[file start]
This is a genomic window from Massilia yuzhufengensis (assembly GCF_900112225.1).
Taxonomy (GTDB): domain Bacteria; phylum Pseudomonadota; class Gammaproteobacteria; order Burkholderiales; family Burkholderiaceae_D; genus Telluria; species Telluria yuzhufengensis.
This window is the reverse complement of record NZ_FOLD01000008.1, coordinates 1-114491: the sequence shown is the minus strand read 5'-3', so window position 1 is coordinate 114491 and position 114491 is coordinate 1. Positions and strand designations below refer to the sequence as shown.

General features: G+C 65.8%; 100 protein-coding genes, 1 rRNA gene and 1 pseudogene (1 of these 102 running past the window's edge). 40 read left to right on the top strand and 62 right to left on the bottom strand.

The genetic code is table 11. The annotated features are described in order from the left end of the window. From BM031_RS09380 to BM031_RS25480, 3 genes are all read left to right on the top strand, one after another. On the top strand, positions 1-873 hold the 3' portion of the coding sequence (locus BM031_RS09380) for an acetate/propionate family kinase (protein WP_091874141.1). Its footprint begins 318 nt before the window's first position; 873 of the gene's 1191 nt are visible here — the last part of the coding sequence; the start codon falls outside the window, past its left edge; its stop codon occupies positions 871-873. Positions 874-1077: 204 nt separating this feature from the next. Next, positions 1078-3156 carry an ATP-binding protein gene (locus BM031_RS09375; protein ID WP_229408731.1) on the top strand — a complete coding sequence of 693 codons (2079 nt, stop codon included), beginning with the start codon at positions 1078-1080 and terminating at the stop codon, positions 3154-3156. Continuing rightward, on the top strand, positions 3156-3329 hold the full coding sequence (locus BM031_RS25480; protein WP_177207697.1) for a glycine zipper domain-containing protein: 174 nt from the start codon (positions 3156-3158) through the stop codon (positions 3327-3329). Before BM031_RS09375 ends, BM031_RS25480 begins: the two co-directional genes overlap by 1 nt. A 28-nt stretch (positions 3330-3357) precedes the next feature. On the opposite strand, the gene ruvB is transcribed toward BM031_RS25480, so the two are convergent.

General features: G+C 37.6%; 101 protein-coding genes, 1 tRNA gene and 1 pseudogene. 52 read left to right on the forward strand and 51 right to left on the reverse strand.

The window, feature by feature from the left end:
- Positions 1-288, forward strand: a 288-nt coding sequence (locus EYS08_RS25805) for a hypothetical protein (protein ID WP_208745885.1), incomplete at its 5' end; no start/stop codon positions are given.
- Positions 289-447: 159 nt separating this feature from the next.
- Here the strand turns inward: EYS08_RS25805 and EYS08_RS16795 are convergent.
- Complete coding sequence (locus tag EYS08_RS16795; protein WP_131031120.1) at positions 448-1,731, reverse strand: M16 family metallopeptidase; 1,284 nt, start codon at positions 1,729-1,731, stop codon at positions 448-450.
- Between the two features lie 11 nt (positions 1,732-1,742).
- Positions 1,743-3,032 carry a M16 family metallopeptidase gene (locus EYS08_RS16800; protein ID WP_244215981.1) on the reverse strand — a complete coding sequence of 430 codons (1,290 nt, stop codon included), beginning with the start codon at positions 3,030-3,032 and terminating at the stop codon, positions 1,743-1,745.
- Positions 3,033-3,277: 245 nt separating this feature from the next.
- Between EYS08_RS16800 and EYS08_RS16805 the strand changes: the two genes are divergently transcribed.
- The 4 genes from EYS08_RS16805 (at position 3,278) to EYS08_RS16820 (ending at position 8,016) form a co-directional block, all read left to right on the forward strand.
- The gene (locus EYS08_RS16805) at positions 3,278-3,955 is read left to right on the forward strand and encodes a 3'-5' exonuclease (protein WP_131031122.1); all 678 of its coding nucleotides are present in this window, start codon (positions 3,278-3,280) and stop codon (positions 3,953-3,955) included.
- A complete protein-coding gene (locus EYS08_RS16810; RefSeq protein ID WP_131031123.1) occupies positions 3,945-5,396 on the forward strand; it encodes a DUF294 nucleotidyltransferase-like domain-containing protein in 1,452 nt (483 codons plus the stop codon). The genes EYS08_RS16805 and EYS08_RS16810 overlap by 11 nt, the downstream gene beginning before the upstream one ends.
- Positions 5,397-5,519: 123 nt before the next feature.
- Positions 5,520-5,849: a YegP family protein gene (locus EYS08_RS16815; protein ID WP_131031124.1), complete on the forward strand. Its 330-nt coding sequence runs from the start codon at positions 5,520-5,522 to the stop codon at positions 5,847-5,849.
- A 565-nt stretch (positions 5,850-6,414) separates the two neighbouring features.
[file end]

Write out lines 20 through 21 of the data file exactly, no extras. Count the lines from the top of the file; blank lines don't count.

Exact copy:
- Positions 5,520-5,849: a YegP family protein gene (locus EYS08_RS16815; protein ID WP_131031124.1), complete on the forward strand. Its 330-nt coding sequence runs from the start codon at positions 5,520-5,522 to the stop codon at positions 5,847-5,849.
- A 565-nt stretch (positions 5,850-6,414) separates the two neighbouring features.